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Saturday, 23 July 2011
"Even the most powerful man on Earth, Barack Obama,...": thus some MP on a political TV show the other day that I flipped into by mistake.
This struck me as a decidedly ill-informed and parochial view. It was rather as if Itzhak Perlman were to say, "Even the most powerful man on Earth, Sir Simon Rattle,..."
If politicians regard Barack Obama as the most powerful person in their field of endeavour, that is fair enough. But that doesn't make him the most powerful person on Earth. The most powerful person on Earth is the one who has changed it most.
Look at how people change things and what resources and constraints operate when they try to do so. Those resources and constraints work at four different levels, each overwhelmingly stronger than the one that preceded it.
The bottom, least important, level is the level of rules. That is to say, instructions said or written down by some people in the hope (a hope sometimes backed up by main force) that others will do as they say. They are instructions like, 'You shall not eat pork,' or, 'Here you may not drive faster than 50 kph.'
The next level up is that of economics. Money is more powerful than rules. Or, to put it another way, the system of rules has to strain every last clause to have even a small effect on the world of money. For example, possessing and trading in the alkaloids produced by the poppy Papaver somniferum are against the rules just about everywhere in the World. And yet that trade is one of the World's most enduring, sustainable and profitable industries.
The next level up is biology in general, and human biology in particular. Consider a teenage boy spending $200 on a pair of training shoes. There's a perfect functional equivalent available for $50, and conventional economic theory says that those cheaper ones are the pair that he should buy. But he is not buying shoes. He is buying a peacock's tail. The purchase is part of his breeding strategy, albeit probably a completely unconscious one. Biology trumps money, and recently economists (to their credit) have recognised this and introduced a whole new branch of their subject - behavioural economics - to apply corrections to economics from the biology that overrules it.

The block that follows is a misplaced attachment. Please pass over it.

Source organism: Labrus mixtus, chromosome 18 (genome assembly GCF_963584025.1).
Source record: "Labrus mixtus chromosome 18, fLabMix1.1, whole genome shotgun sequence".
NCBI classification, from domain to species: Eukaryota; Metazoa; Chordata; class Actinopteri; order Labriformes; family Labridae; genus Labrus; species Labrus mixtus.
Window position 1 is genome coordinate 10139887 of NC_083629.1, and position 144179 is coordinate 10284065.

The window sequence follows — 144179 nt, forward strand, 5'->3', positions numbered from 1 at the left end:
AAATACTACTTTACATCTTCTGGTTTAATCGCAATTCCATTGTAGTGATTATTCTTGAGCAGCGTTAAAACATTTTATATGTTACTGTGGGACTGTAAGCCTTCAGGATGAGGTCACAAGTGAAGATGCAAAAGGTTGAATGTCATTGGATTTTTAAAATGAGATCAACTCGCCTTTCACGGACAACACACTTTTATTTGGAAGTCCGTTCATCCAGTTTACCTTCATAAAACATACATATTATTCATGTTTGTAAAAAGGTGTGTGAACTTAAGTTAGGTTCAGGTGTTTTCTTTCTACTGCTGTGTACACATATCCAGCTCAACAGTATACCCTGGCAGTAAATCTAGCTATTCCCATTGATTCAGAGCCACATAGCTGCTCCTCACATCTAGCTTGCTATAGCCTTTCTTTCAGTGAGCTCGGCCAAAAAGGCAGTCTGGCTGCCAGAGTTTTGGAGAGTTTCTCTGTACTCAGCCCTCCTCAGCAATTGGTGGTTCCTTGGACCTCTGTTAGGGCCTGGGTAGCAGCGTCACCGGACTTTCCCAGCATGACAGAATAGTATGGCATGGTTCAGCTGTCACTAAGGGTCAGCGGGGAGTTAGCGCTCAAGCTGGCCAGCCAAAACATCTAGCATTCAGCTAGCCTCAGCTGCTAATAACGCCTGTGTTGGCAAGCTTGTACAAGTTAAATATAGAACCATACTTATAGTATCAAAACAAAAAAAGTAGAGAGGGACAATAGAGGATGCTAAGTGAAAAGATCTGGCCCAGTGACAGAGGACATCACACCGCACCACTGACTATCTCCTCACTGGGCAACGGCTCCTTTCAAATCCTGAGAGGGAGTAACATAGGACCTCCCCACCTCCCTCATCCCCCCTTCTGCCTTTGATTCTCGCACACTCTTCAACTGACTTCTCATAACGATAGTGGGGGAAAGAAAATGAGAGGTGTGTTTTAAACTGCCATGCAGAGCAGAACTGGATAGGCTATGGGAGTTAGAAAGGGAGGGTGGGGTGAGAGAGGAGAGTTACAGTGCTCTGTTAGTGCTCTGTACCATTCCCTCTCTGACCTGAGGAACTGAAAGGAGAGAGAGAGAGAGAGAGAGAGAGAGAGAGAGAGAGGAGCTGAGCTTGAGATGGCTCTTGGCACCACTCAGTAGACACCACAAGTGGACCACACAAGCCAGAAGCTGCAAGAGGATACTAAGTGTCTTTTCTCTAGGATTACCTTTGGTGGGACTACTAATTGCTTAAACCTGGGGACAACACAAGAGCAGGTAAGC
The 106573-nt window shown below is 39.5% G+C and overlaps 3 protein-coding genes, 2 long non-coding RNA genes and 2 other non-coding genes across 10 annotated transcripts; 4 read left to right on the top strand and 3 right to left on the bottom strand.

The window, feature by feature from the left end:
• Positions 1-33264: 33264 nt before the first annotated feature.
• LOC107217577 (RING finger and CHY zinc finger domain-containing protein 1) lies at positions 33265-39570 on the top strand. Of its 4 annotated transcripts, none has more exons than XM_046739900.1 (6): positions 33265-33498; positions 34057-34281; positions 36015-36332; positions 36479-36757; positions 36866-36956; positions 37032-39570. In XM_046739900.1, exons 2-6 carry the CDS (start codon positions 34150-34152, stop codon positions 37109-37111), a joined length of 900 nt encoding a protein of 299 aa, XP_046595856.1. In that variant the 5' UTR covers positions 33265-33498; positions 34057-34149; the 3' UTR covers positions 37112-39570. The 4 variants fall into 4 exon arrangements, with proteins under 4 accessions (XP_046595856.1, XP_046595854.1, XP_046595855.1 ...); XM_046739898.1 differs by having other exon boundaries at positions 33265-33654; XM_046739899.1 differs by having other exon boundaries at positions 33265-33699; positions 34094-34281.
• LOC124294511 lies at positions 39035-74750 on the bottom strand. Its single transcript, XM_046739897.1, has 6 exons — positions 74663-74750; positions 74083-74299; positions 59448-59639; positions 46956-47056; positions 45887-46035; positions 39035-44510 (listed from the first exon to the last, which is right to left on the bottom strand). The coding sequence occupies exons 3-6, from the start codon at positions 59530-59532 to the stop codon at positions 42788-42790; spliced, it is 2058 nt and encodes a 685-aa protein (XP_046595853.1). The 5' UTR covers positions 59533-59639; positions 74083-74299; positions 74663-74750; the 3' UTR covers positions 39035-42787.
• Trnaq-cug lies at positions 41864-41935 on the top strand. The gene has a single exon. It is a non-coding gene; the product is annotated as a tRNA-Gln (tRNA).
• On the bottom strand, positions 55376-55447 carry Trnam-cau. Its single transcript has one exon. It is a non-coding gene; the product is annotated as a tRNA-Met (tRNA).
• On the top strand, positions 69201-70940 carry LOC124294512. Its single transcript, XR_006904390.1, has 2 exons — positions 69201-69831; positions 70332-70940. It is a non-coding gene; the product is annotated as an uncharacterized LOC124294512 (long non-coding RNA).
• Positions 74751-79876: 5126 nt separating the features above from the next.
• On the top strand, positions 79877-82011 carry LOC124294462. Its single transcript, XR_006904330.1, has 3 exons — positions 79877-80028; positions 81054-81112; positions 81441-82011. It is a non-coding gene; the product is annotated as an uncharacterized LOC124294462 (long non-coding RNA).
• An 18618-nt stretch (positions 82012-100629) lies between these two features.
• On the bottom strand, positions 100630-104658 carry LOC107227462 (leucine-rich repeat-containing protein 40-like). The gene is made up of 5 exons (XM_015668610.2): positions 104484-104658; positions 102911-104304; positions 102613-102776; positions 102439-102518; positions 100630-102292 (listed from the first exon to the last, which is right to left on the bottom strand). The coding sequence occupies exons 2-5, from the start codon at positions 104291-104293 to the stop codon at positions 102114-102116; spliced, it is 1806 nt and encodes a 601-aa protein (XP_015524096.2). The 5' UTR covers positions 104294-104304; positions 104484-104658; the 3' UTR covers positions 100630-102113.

The top level is that of physics - the substrate upon which all this other activity is played out. No organism has ever evolved a perpetual motion machine; if one had, the results would have so out-competed everything else that all living things would work that way. This omission might be because mutation had never chanced upon the right arrangement. But the true reason is more profound: a living perpetual motion machine would break the Second Law of Thermodynamics, which is just about the most solid physical law that we have ever discovered. Physics trumps biology.
Now we can see the depth of the MP's mistake. Both he and Barack Obama are operating at the bottom level - they create and modify the rule book. When they try to influence the next level above them - the world of money - it is as if they are operating a machine using levers made from jelly. And they cannot hope to have any influence worth speaking of in the worlds of biology and physics.
To imagine that "the most powerful man on Earth" could be a politician is to make a category error.
The person who has made the biggest change to the world in our lifetimes - the most powerful man on Earth - did so by working at the biological and physical levels. He used electronics to satisfy the innate biological need of people to communicate. He is Sir Tim Berners-Lee.
The engine of history is engines...